Senate Democrats are pushing for Biden nominees with Russia expertise after Senator Hawley slowed the process
Hawley, a harsh critic of the Biden administration’s handling of the withdrawal of US forces from Afghanistan, has blocked swift action against several of Biden’s Pentagon nominees as he seeks answers about government policy.
“Senators have the right to object,” Sen. Jack Reed (DR.I.), chair of the Armed Services Committee, said in a statement to the Washington Post on Monday. “They also have a responsibility to America’s national security interests, particularly as Russia masses troops in Eastern Europe. It is time that politics took a back seat here.”
Efforts last week to confirm Wallander along with two other Pentagon nominees — David Honey as Assistant Secretary of State for Research and Technology and Melissa Dalton as Assistant Secretary of State for Homeland Defense and Global Security Affairs — was led by Senator Jeanne Shaheen (DN.H .), a senior member of the Armed Services Committee.
Shaheen, in an interview with The Post on Monday, condemned Hawley’s efforts to delay Wallander’s confirmation and accused him of endangering national security if Russia invaded Ukrainian territory. Shaheen said senators have the right to hold up candidates when there are questions about qualifications, but Hawley’s blanket delay is “simply unprecedented.”
“He’s interested in asserting himself, not in getting answers,” Shaheen said, noting that the Senate passed defense legislation in December that would create a commission charged with investigating what’s happening in Afghanistan.
Hawley’s suggestion that Democrats “who supported this commission, like me, don’t want answers on Afghanistan,” she said.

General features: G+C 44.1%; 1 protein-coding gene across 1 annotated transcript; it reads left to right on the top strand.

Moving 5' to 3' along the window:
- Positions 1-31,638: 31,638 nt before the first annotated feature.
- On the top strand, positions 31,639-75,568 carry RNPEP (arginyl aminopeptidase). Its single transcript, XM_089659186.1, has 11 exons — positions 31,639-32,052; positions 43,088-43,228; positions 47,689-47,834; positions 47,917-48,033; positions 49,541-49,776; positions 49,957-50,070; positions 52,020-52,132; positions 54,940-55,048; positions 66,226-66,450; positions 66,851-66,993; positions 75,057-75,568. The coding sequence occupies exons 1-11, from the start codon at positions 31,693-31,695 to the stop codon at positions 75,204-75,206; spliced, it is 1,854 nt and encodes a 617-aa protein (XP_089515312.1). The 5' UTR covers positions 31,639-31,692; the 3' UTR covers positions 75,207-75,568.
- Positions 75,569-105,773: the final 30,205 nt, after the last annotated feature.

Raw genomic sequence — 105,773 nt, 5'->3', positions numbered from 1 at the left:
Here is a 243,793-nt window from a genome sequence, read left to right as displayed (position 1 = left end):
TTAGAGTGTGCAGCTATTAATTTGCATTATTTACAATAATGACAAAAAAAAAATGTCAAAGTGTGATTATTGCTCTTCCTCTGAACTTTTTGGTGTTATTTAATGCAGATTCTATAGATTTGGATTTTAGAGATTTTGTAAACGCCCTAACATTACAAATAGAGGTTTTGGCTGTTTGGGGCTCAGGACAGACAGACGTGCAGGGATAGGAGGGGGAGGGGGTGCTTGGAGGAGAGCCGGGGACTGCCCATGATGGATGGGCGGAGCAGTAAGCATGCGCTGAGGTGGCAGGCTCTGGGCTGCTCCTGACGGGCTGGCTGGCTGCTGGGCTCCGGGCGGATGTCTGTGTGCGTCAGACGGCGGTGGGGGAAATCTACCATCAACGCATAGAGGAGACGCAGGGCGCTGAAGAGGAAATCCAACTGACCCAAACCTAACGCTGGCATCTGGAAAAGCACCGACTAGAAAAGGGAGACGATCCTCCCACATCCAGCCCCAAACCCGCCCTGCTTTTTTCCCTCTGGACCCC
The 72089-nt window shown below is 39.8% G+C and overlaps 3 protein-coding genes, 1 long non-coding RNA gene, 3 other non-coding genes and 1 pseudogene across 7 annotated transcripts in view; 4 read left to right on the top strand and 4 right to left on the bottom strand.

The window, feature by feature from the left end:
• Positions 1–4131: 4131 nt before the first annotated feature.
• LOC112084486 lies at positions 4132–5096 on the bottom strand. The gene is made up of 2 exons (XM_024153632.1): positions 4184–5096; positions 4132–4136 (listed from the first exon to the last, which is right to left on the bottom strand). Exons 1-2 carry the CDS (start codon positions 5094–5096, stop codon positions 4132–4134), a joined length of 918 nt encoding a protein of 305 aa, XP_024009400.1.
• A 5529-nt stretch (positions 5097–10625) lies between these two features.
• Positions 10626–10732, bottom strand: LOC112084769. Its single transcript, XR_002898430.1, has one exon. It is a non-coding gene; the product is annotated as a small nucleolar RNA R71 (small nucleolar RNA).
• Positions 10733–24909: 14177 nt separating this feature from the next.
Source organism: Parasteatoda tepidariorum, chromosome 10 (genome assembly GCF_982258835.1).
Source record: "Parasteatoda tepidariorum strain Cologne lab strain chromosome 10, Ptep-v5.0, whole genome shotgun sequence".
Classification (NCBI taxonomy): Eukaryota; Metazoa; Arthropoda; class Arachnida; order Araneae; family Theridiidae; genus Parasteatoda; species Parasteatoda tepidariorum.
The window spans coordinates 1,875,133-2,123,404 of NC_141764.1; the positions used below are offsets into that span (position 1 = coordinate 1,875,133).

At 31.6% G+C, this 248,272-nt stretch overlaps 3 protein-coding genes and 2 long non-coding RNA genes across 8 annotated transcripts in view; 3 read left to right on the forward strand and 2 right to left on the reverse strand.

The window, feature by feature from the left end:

In the Senate on Thursday, Hawley accused the Biden administration of not moving fast enough to strengthen Ukraine. The GOP senator also suggested that the government’s actions in Afghanistan had emboldened Russian President Vladimir Putin and “other dictators around the world.”
“What responsibilities did you have during that time? Who was relieved of duty? Who was shown the door? What have we learned?” said Hawley, who also serves on the Armed Services Committee. “The answer is that there has been no accountability.”
In a statement to The Post Monday, Hawley doubled down on his criticism of the government.
“As Joe Biden’s incompetence brings Europe closer to war, Dr. Wallander to think that we should be doing more of that in Europe, including getting Ukraine into NATO, which will mean more and more American troops,” said Hawley, who opposes and insists efforts to get Ukraine into NATO that the focus should be on China.
This month, the White House accused Hawley of “parroting Russian talking points” based on his comments about Ukraine and NATO.
A spokesman for Hawley noted that Wallander’s nomination had been pending on the Armed Services Committee since June of last year, raising questions about the expediency claims.
At her confirmation hearing last month, Wallander criticized the Obama-Biden administration’s handling of Ukraine during Russia’s invasion and annexation of Crimea in 2014, saying the US response was “too slow and incremental.”
Hawley’s opposition to a quick confirmation from Wallander means the nomination must go through additional procedural steps by Senate Majority Leader Charles E. Schumer (DN.Y.). Shaheen said she has not yet spoken to Schumer about what he will do, although she will again seek unanimous approval to move the nomination forward quickly.
Schumer commented on all three nominations Monday night. The Senate is expected to vote on their confirmations on Wednesday.
“This is a time when, as we have been hearing for months, every effort is being made to do everything possible in the diplomatic sphere to counter Putin’s aggression against Ukraine, to the extent that Senator Hawley is preventing us from “Having the qualified competent people on the ground to address the issues now jeopardizes our national security and our ability to address what is happening on the ground in Europe,” Shaheen said.